Patrick Stegall is a sexual battery lawyer for Mississippi, including Southaven, Olive Branch, Hernando, Tunica, and Holly Springs. If you have been charged with this serious crime please contact him at (901) 205-9894 or email@example.com.
Cyberstalking is a crime in Mississippi. It is unlawful to communicate electronically a threat of bodily harm to any person or their family member, or a threat to damage their property, or a threat to extort money.
It’s also a crime to electronically communicate repeatedly to another person, for the purpose of threatening, terrifying, or harassing them. This includes false statements concerning death, injury, illness, or an arrest of the person being contacted or their family members. So a person would be committing cyberstalking if they emailed somebody to say that person (being emailed) is being charged with a crime, or a family member has been killed in an accident, when they know it’s not true and they’re doing it to harass.
It’s even a crime to knowingly permit an electronic communication device under your control to be used for any of the above purposes.
Cyberstalking is a serious crime in Mississippi. It is a felony punishable up to two years and a fine up to $5,000. For people who have been convicted of this crime before, or are under a restraining order, or are on probation, parole, or out on bond on another charge, it’s punishable up to 5 years and a $10,000 fine.
They take cyberstalking cases very seriously in Mississippi. If you’ve been charged with this offense in Desoto County or the surrounding area, contact Southaven MS cyberstalking lawyer Patrick Stegall.
It is a crime to possess marijuana in the state of Mississippi. The possession may be either personal use, which results in a misdemeanor charge, or it could be possession with intent to sell or deliver which is a felony offense and is much more serious. Which type it will be depends on the facts and the amount of drugs found.
A first offense possession of 30 grams or less is a misdemeanor punishable by a fine up to $250. A second offense is also a misdemeanor but carries up to 60 days in jail. If you’re charged with marijuana possession in Mississippi, the big question is how do you handle it? Should you plead guilty on the first court date? What about getting it off your record?
Actually a first or second conviction, according to the law, does not get reported and does not go on your record. A private non-public record is forwarded to the state and kept on file for two years, then it’s expunged. That’s what the law says, however I wouldn’t assume everything’s just going to work out that easily. That doesn’t mean that the conviction won’t be found by an employer (and it is a conviction). Better to be more proactive on the front end and try to get it expunged earlier.
Rather than plead guilty, look into having the charge deferred or remanded which means no guilty plea, no conviction, and you can have it expunged sooner. Courts have different procedures for doing this but basically it means a short-term period of probation, possibly 3-6 months, perhaps a drug test or drug awareness classes, then the charge is dismissed and you can petition the court to take it off your record. You should talk to a Southaven drug possession lawyer for help on how to do this.
Another problem with pleading guilty to a drug crime, even if it later comes off your record, is that your license will be suspended for six months. You can petition to get a hardship license but that means having a separate hearing and court date from the criminal case.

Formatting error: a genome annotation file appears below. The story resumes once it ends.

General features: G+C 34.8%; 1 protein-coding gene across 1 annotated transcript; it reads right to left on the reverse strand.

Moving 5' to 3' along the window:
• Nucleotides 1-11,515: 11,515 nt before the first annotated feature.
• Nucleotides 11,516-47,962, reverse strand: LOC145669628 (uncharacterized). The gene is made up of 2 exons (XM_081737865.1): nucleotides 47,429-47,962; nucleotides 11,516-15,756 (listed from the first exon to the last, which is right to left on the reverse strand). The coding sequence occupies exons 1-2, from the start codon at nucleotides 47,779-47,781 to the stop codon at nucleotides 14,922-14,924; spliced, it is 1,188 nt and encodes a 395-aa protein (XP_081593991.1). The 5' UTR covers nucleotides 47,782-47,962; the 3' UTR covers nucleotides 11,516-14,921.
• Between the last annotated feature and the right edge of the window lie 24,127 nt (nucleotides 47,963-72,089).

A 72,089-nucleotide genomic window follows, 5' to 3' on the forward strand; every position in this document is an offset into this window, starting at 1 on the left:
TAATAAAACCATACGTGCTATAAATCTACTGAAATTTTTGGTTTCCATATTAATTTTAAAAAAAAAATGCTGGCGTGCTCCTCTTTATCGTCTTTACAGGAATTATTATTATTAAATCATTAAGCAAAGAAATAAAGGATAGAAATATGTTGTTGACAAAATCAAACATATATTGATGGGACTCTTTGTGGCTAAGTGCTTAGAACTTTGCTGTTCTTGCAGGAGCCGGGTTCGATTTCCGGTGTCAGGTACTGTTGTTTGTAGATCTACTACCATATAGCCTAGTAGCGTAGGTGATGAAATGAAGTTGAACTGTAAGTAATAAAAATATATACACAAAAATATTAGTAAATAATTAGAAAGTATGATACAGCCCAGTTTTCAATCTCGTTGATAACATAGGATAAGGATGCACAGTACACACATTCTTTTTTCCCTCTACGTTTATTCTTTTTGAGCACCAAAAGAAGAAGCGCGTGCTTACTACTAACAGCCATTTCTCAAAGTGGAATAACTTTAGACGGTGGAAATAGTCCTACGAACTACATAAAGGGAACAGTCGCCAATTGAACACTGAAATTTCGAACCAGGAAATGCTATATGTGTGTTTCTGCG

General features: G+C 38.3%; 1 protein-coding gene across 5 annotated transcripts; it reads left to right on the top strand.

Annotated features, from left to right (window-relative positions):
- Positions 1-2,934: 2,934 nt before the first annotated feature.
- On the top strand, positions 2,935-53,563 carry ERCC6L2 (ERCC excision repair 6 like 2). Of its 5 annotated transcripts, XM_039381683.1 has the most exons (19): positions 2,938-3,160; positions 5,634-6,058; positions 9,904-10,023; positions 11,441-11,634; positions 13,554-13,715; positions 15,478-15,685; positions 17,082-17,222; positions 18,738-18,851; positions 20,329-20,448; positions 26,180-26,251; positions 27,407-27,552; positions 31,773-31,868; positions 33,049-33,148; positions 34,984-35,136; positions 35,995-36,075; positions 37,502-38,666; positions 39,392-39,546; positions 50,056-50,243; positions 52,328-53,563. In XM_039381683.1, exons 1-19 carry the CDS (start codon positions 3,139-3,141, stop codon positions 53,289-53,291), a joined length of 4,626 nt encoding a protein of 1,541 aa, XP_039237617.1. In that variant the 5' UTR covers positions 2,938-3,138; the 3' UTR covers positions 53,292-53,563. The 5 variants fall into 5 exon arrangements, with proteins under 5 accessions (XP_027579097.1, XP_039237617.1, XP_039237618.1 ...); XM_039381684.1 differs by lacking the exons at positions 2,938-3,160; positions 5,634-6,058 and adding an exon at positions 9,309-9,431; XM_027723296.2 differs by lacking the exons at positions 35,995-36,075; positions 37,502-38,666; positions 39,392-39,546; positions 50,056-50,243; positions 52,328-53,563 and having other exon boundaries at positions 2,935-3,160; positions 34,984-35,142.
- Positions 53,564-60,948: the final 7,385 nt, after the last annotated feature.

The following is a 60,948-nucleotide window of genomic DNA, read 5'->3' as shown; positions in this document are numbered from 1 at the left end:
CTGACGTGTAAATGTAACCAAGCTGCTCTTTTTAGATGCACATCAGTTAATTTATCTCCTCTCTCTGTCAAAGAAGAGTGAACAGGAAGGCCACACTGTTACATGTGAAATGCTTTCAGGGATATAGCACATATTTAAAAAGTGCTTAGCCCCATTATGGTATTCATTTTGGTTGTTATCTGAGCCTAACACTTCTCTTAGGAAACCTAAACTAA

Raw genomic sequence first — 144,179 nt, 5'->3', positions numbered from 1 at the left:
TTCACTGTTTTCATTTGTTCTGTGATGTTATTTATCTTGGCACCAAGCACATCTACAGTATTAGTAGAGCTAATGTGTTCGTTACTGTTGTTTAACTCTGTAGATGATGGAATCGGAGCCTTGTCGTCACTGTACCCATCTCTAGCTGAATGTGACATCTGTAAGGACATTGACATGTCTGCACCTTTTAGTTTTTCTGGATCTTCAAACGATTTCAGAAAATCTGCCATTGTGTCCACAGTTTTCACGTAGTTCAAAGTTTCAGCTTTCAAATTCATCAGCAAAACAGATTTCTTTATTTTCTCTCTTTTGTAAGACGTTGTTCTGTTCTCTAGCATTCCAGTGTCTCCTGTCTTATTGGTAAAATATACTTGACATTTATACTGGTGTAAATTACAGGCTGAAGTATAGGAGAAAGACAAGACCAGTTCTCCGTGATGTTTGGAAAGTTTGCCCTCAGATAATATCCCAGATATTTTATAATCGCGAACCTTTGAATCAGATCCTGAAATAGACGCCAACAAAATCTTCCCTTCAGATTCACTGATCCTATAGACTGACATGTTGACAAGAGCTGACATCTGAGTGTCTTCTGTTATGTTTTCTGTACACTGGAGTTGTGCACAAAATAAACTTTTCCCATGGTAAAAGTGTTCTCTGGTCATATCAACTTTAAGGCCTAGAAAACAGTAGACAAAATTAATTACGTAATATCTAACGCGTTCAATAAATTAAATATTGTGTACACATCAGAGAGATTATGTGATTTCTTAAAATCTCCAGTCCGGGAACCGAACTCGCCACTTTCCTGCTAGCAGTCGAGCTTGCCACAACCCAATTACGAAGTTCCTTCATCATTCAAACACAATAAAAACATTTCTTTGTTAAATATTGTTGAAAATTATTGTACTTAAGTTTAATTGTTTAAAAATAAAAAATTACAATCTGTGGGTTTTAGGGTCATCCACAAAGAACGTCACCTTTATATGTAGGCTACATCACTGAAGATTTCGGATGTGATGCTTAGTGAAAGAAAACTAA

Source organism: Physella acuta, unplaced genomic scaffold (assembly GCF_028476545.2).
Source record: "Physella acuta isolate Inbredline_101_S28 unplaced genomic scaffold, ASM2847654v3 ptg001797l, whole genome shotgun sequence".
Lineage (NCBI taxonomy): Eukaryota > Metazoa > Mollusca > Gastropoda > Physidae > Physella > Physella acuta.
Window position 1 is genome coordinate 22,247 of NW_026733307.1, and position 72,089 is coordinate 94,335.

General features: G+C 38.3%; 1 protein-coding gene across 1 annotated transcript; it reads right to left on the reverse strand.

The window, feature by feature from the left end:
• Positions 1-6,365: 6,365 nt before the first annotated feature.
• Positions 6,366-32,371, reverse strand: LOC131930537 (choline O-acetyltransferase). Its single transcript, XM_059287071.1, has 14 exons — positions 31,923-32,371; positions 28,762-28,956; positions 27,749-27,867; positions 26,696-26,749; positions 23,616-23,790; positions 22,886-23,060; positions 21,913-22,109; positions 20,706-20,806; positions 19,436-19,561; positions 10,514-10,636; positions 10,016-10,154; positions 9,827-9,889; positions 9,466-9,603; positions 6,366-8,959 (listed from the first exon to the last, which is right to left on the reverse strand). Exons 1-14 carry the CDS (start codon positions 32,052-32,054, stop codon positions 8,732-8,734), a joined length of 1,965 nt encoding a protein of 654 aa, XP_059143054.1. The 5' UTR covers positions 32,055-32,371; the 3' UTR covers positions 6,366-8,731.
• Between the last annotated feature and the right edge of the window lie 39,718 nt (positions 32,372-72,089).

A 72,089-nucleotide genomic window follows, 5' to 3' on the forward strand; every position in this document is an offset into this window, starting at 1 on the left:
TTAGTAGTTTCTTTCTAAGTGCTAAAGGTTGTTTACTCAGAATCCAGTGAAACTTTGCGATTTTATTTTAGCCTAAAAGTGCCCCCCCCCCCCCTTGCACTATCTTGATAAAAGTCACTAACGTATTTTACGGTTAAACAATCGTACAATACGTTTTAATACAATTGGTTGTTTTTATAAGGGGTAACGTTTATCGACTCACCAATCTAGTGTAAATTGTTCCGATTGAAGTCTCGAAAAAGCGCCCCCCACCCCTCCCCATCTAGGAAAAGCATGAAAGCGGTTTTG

Even small drug crimes are serious matters. If you’ve been charged with marijuana possession in Mississippi, talk to Southaven drug possession lawyer Patrick Stegall by calling (901) 205-9894 or by email at firstname.lastname@example.org. Mr. Stegall can help you with either a misdemeanor or felony case.
If you can’t or don’t want to go to court, you should call a Southaven MS speeding ticket lawyer for help. Your attorney can go to court for you. Even if it says mandatory court appearance on the ticket, as long as an attorney goes for you then you don’t have to.
How do you keep a Mississippi traffic ticket off your record? The law allows most of the common traffic violations to be dismissed if you, the driver, are eligible and you do your part. Common traffic violations include speeding, failure to use a turn signal, running a red light, and not wearing a seat belt.
So how do you know if you’re eligible and what do you have to do? To be eligible you have to have a valid license, no traffic convictions for the last three years, and no participation in a traffic safety program in the last three years. Traffic safety program generally means taking a driving class to keep it off your record. If you’ve done that within the last three years then you won’t be able to do that on your current ticket.
If you are eligible, then you can take a four-hour driver safety class, pay court costs and the fine, and have the ticket dismissed and removed from your record. You can do this whether you do not want to contest the ticket, or even if you do contest it and are found guilty. So even if you have a trial and lose, the judge will let you take the class and keep it off your record.
The other exception to this is commercial drivers. Commercial drivers–even if they’re driving their own non-commercial vehicle–cannot take a class to get the ticket dismissed. Tickets for commercial drivers generally have to be tried.
Speeding and other traffic tickets can be worrisome because of what it could do to your license and to your insurance rates. Also it can be a big hassle to go to court (especially if you live out of state). If you’ve been charged with a traffic violation, contact Southaven MS speeding ticket lawyer Patrick Stegall at (901) 205-9894 or email@example.com. Mr. Stegall can go to court for you and see what options are available to keep the ticket off your record.